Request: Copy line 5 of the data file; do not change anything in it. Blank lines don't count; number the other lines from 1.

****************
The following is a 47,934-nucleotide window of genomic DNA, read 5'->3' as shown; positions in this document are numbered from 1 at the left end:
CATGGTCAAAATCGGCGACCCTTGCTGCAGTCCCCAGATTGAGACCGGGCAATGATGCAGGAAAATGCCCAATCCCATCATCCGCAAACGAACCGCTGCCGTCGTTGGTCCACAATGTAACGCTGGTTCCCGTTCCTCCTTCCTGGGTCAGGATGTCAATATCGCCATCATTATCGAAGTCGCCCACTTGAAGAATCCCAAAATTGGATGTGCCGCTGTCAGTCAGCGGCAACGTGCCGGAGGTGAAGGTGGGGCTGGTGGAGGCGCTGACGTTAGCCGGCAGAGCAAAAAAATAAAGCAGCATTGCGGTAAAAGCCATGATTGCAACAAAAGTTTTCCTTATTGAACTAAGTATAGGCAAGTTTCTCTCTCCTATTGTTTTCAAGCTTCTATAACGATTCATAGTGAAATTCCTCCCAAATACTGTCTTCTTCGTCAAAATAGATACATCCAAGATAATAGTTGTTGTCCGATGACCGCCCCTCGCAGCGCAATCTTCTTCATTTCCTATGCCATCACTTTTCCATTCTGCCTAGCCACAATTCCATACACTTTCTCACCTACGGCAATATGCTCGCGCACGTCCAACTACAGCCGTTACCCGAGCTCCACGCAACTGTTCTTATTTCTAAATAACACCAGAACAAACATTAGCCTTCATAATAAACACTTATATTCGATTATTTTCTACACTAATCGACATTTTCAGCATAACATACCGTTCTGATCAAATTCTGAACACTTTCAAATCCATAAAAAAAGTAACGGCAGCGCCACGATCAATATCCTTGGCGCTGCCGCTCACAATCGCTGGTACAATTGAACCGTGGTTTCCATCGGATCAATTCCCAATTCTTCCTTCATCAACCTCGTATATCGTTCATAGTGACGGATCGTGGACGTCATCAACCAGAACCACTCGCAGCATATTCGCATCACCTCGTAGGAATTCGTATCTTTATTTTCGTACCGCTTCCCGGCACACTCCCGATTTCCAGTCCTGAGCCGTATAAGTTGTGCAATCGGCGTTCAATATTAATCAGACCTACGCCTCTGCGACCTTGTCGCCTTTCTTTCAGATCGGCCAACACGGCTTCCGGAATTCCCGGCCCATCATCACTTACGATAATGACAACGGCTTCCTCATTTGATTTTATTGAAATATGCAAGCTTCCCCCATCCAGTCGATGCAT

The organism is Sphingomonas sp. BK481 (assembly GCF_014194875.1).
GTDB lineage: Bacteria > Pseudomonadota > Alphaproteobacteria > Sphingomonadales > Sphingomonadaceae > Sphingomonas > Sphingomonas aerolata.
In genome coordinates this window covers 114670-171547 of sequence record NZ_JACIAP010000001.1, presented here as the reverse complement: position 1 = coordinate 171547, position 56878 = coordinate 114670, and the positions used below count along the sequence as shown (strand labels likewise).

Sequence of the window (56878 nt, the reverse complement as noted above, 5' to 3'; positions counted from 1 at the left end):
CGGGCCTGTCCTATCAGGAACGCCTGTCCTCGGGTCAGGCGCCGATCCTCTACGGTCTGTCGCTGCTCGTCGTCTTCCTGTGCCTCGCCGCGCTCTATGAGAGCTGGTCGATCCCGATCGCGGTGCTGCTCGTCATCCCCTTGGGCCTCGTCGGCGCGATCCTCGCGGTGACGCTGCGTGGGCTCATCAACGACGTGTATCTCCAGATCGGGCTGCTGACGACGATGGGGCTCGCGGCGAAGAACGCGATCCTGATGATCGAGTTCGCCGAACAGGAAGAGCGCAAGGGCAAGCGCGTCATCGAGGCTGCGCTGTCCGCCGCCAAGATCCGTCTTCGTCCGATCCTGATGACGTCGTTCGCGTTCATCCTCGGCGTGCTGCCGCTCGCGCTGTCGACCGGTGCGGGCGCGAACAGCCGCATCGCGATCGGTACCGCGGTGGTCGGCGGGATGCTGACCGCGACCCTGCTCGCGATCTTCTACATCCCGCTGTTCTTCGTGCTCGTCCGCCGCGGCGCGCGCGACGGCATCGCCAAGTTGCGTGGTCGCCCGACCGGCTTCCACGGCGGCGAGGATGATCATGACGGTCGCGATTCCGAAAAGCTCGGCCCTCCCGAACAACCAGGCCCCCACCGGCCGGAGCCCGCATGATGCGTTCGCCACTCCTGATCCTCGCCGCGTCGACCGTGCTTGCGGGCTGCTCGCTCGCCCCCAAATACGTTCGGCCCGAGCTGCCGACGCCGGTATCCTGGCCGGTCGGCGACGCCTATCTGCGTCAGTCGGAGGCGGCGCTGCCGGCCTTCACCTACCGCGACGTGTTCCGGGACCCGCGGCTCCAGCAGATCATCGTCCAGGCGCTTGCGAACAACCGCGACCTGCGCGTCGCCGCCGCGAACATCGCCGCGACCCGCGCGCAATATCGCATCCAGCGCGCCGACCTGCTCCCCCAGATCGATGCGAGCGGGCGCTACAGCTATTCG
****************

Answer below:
In genome coordinates this window covers 114670-171547 of sequence record NZ_JACIAP010000001.1, presented here as the reverse complement: position 1 = coordinate 171547, position 56878 = coordinate 114670, and the positions used below count along the sequence as shown (strand labels likewise).